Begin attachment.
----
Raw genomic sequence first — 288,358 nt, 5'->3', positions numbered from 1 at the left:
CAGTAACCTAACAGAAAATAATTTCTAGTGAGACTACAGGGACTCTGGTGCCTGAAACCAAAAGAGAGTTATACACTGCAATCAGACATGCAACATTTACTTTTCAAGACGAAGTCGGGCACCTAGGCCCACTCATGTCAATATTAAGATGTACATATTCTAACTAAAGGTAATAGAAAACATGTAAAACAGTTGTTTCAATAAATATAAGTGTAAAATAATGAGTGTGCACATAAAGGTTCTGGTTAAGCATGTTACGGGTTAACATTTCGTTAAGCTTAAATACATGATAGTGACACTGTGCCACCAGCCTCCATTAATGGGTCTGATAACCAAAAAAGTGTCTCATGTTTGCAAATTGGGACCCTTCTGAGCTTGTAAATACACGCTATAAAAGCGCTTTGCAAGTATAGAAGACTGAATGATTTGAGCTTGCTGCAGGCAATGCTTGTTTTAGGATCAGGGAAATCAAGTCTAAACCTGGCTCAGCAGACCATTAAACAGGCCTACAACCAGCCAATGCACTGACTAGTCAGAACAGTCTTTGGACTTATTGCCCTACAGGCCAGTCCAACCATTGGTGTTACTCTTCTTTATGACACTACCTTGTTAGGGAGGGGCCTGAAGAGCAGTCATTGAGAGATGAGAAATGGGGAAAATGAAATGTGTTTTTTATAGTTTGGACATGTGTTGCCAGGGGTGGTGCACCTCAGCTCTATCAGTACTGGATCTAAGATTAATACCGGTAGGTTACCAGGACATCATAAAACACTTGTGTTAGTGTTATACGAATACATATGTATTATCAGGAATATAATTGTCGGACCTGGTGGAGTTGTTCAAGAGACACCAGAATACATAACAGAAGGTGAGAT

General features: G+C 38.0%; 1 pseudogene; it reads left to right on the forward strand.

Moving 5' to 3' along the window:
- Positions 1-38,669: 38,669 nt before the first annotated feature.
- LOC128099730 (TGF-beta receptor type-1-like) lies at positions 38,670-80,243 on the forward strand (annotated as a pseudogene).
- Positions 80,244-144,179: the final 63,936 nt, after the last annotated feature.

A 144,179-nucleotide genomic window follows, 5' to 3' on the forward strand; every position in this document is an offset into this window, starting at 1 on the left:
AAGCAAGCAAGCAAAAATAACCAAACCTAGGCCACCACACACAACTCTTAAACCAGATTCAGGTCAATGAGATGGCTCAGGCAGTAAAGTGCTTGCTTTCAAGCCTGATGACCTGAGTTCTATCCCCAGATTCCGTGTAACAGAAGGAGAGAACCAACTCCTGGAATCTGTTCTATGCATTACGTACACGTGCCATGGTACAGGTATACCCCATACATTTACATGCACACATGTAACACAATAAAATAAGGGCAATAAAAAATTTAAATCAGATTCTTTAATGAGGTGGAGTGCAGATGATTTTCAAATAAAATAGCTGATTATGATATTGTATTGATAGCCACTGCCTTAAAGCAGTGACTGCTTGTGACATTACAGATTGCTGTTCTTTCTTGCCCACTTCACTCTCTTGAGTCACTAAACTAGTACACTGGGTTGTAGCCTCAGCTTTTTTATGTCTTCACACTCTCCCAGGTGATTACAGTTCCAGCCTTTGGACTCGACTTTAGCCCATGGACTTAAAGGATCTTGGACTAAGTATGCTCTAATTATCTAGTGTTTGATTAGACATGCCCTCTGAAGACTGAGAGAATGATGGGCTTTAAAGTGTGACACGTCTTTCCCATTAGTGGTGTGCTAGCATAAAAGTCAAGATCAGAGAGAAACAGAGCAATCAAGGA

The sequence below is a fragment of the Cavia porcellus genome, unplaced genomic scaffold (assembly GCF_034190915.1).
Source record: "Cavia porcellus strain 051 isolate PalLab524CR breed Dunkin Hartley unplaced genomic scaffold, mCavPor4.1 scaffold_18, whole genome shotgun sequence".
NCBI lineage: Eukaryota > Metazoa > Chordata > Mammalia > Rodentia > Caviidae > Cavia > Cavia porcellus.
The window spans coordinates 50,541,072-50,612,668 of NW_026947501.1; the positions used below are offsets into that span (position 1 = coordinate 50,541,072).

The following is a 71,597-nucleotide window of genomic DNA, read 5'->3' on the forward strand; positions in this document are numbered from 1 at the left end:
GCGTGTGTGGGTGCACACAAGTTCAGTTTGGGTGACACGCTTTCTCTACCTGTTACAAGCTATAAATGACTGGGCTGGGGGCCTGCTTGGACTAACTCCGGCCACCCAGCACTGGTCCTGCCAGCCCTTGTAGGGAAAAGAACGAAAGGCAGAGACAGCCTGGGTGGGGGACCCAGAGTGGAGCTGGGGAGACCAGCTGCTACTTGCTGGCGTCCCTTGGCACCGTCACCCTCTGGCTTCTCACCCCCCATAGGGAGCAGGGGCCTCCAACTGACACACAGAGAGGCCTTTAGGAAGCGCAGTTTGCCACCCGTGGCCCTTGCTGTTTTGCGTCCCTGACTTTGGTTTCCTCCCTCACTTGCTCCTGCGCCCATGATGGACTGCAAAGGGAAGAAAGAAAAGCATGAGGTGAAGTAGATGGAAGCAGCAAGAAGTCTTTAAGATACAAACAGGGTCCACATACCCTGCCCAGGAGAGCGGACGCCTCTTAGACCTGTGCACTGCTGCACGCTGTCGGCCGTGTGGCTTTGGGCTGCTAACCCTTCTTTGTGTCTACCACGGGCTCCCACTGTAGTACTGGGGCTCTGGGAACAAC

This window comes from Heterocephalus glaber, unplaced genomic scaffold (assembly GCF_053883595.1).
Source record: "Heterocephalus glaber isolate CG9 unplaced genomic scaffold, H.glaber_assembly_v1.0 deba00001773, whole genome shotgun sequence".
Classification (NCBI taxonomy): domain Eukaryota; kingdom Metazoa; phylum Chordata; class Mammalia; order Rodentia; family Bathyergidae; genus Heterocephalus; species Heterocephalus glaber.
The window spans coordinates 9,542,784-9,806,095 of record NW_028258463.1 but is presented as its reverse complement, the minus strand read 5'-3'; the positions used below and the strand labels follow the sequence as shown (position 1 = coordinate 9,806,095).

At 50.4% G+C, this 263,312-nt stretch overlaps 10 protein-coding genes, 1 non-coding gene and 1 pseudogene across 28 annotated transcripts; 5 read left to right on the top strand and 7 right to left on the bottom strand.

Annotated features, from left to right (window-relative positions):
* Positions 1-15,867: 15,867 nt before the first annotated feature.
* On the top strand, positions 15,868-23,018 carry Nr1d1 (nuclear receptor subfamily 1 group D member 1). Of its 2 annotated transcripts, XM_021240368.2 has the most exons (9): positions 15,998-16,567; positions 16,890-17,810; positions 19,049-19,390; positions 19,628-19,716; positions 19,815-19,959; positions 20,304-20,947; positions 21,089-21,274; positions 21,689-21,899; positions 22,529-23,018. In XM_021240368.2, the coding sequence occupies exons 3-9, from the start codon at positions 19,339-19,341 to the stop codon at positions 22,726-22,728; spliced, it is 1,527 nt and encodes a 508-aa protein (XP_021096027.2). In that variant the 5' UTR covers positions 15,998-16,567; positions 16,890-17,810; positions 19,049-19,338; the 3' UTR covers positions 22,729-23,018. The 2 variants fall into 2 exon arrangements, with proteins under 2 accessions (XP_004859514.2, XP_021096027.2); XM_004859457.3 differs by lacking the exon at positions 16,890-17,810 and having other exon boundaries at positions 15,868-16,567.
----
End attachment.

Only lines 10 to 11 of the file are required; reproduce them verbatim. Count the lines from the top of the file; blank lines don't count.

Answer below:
The sequence below is a fragment of the Cavia porcellus genome, unplaced genomic scaffold (assembly GCF_034190915.1).
Source record: "Cavia porcellus strain 051 isolate PalLab524CR breed Dunkin Hartley unplaced genomic scaffold, mCavPor4.1 scaffold_18, whole genome shotgun sequence".